Book #80 was Fly Away Home by Jennifer Weiner. The back of the book reads:
Sometimes all you can do is fly away home . . .
When Sylvie Serfer met Richard Woodruff in law school, she had wild curls, wide hips, and lots of opinions. Decades later, Sylvie has remade herself as the ideal politician’s wife—her hair dyed and straightened, her hippie-chick wardrobe replaced by tailored knit suits. At fifty-seven, she ruefully acknowledges that her job is staying twenty pounds thinner than she was in her twenties and tending to her husband, the senator.
Lizzie, the Woodruffs’ younger daughter, is at twenty-four a recovering addict, whose mantra HALT (Hungry? Angry? Lonely? Tired?) helps her keep her life under control. Still, trouble always seems to find her. Her older sister, Diana, an emergency room physician, has everything Lizzie failed to achieve—a husband, a young son, the perfect home—and yet she’s trapped in a loveless marriage. With temptation waiting in one of the ER’s exam rooms, she finds herself craving more.
After Richard’s extramarital affair makes headlines, the three women are drawn into the painful glare of the national spotlight. Once the press conference is over, each is forced to reconsider her life, who she is and who she is meant to be.
Written with an irresistible blend of heartbreak and hilarity, Fly Away Home is an unforgettable story of a mother and two daughters who after a lifetime of distance finally learn to find refuge in one another.
I’ve been a little reluctant to read more from Weiner, because the first two books I read focused so much on the weight of the protagonist that it was a little bit of a turn-off. Thankfully, Weiner has grown as a writer and moved away from that to focus on more important issues.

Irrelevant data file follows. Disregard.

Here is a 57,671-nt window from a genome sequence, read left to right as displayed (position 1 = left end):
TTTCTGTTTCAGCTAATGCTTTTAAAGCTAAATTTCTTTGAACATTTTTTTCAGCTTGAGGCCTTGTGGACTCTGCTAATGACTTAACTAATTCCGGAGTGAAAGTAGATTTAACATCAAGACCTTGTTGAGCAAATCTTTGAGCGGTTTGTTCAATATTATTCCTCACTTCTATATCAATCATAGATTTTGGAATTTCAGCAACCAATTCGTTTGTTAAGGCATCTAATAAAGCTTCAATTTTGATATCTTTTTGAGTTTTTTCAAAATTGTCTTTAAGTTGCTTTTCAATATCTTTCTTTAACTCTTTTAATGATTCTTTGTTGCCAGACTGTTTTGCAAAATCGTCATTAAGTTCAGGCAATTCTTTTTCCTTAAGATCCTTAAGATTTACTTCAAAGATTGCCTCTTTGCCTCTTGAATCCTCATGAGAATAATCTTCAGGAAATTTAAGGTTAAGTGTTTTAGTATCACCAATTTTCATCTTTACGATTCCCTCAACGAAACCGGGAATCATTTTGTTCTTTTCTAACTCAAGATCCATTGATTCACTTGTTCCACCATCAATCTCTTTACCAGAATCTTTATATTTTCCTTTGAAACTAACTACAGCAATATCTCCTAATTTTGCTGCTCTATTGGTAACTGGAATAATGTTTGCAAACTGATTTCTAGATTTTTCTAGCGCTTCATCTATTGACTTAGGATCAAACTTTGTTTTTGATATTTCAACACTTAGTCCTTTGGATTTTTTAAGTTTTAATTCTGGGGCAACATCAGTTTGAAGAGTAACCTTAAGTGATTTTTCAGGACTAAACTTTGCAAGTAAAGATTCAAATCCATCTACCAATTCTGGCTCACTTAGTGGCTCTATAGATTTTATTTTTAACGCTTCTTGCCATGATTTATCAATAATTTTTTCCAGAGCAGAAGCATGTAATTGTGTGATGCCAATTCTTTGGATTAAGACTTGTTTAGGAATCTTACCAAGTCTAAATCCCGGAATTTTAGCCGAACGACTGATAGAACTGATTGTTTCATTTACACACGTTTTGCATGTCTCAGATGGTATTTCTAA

Fly Away Home is about what happens to a family when a betrayal is revealed in a very public way. Sylvie, the victimized wife, decides that she needs some time away. She moves to her mother’s vacation home, hoping to figure out who she is now that she’s not being the Senator’s wife. Her oldest daughter, Diana, is a busy doctor with an inattentive husband who finds excitement in the arms of another man, despite seeing what adultery has done to her parents. Her youngest daughter, Lizzie, is a recovering drug addict who is relishing the chance to be the caretaker for a change. I’d tell you more about the men, but they are rather one-dimensional.
I rather enjoyed Sylvie and Lizzie’s parts of the story, but had major issues with Diana, for several reasons. First, she’s basically a bitch. From the beginning to the end, I had a hard time mustering up any sympathy for her. Weiner tries really hard to make her husband, Gary, as distasteful as possible, but the more distasteful she made him, the worse Diana looks. In fact, I felt bad for Gary, because he married a woman who obviously never loved him to begin with and only married him because she figured she might as well get that part of her life over with. Box checked. I also didn’t like the hot and cold relationship she had with her young son, who seemed so much better off with his recovering addict aunt. And finally, the event that forces Lizzie out of Diana’s house made no sense to me. It seemed like an incredibly huge over-reaction. I think we’re supposed to accept it because Diana is lashing out at someone else to assuage her own guilt, but it didn’t work.
I also found the ending to be a bit disappointing. It’s open-ended, and I would have preferred at least a little resolution.
I listened to this on audio and enjoyed Judith Light as narrator.
Book review: ‘Fly Away Home’ by Jennifer Weiner | write meg!
S. Krishna’s Books: Book Review: Fly Away Home – Jennifer Weiner
Book Review: Fly Away Home by Jennifer Weiner – Chloe’s Chick Lit Reviews
Dot Scribbles: Book Review: Fly Away Home by Jennifer Weiner
Fly Away Home by Jennifer Weiner « Book Addiction
Audiobook length: 13 hrs 19 min | Approximate word count: 108,000 (’11 total: 7,865,825)
2010: Stalking Susan (Julie Kramer)
2009: Spook (Mary Roach)
2008: Fat Tuesday (Sandra Brown)
2007: The Killing Game (Iris Johansen)
2006: Strip Tease (Carl Hiaasen)